@7 The rest of the country never even thinks about Seattle's lack of transit for all the noisy whining emanating from the east.
Posted by JAT on November 16, 2012 at 8:07 AM · Report this

You mean the one that broke down and left hundreds of thousands of rail dependents stranded?

Posted by Supreme Ruler Of The Universe http://_ on November 16, 2012 at 8:04 AM · Report this
cressona 10
You can jigger a study to come to whatever conclusion you want it to. Garbage in-garbage out. But if this city decides not to build a second north-south light rail trunk--grade-separated through downtown--we're going to be regretting it for decades to come. Do we need to build such a thing imminently? No. But eventually, as part of Sound Transit 3.

And I agree with Dominic about the other point he makes. Better to have Sound Transit rather than the city in charge.

Maybe I need to rephrase something I just wrote, "But if this city decides..." A Sound Transit 3 ballot measure will by definition be a regional decision, but a new in-city light rail line is going to have to part of what creates a winning coalition. And you know what, I'd fine with seeing a Ballard-U District east-west route be part of that, but I would imagine Ballard-downtown gives a better bang for the buck, especially considering it could continue to West Seattle and White Center. There's good reason the monorail project chose that corridor.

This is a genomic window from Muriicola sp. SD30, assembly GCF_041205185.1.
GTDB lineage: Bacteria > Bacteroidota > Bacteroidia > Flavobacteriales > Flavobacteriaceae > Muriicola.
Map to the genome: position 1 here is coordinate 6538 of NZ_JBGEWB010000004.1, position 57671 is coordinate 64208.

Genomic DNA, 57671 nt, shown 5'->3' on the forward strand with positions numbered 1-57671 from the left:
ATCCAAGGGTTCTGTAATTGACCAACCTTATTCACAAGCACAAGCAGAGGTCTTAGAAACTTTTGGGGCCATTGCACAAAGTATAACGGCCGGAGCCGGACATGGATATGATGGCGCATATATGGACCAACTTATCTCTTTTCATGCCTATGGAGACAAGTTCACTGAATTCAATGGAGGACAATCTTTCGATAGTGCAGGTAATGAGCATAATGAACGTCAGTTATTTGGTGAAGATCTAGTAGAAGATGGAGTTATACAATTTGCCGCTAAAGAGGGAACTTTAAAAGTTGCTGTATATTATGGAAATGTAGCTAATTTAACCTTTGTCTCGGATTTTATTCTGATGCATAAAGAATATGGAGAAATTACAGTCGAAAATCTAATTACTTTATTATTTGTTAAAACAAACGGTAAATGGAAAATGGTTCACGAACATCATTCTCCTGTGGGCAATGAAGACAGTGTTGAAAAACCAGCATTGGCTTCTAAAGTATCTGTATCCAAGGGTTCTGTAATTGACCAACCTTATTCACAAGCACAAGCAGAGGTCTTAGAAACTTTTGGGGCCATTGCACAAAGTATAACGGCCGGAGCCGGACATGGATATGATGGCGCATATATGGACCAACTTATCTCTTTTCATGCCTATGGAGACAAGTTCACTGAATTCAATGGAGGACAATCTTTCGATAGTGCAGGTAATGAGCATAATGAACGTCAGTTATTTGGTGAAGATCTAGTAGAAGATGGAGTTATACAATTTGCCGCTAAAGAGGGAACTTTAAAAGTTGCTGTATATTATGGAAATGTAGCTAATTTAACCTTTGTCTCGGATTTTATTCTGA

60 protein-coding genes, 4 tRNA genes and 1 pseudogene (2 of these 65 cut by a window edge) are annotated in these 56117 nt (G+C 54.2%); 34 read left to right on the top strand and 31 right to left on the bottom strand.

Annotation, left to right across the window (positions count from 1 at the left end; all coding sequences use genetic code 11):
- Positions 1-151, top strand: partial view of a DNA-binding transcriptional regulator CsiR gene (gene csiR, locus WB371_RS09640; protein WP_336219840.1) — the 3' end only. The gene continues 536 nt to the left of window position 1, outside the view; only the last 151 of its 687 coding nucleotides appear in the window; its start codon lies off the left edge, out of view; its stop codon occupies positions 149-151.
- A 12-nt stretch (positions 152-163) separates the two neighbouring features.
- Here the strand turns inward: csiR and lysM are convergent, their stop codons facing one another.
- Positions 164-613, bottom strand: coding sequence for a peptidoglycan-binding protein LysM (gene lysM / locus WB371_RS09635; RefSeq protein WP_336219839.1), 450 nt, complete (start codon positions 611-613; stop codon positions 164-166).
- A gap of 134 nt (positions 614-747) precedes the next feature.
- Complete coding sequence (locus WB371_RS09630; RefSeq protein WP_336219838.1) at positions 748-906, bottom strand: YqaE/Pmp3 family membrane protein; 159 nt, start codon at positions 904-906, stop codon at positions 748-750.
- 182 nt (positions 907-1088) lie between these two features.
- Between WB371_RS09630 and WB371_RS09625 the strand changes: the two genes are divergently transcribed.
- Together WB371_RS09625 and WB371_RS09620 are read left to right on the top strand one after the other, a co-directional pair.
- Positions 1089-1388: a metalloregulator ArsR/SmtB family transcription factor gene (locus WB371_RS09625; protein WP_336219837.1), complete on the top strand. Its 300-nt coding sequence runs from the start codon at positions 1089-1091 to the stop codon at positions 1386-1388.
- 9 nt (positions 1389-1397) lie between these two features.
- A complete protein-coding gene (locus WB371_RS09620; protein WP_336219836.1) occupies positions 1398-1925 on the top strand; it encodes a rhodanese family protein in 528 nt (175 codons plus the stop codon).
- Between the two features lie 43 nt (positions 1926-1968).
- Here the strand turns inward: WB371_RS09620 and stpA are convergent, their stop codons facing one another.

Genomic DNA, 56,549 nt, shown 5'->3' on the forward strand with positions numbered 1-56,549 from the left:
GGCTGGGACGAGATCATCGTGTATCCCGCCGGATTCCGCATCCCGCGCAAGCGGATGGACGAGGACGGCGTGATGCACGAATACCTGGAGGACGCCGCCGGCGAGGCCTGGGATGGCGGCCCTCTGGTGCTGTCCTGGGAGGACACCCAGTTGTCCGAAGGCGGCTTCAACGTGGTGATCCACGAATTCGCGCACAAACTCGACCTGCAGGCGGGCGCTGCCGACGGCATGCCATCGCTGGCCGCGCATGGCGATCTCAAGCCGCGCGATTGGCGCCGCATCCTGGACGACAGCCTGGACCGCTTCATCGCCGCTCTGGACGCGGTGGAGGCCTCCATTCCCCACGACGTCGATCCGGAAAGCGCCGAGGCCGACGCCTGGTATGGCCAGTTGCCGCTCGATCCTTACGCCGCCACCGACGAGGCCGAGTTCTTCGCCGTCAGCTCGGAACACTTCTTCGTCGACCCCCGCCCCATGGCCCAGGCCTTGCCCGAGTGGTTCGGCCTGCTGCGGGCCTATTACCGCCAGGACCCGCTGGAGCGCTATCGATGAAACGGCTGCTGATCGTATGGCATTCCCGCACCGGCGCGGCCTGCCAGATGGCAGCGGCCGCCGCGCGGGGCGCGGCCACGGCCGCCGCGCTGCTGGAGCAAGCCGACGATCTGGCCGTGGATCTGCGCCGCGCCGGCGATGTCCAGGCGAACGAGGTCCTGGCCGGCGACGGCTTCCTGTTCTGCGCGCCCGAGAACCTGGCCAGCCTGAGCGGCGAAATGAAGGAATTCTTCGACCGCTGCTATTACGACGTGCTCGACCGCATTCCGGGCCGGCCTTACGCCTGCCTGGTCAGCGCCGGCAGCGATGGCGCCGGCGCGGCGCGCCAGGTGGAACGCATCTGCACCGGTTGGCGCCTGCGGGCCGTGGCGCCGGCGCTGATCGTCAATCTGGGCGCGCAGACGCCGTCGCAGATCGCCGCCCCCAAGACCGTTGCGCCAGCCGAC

Posted by cressona on November 16, 2012 at 8:03 AM · Report this
In every place else on earth, the cost of light rail per mile is $30 million dollars. But in Seattle that same amounts buys nothing but a few white papers!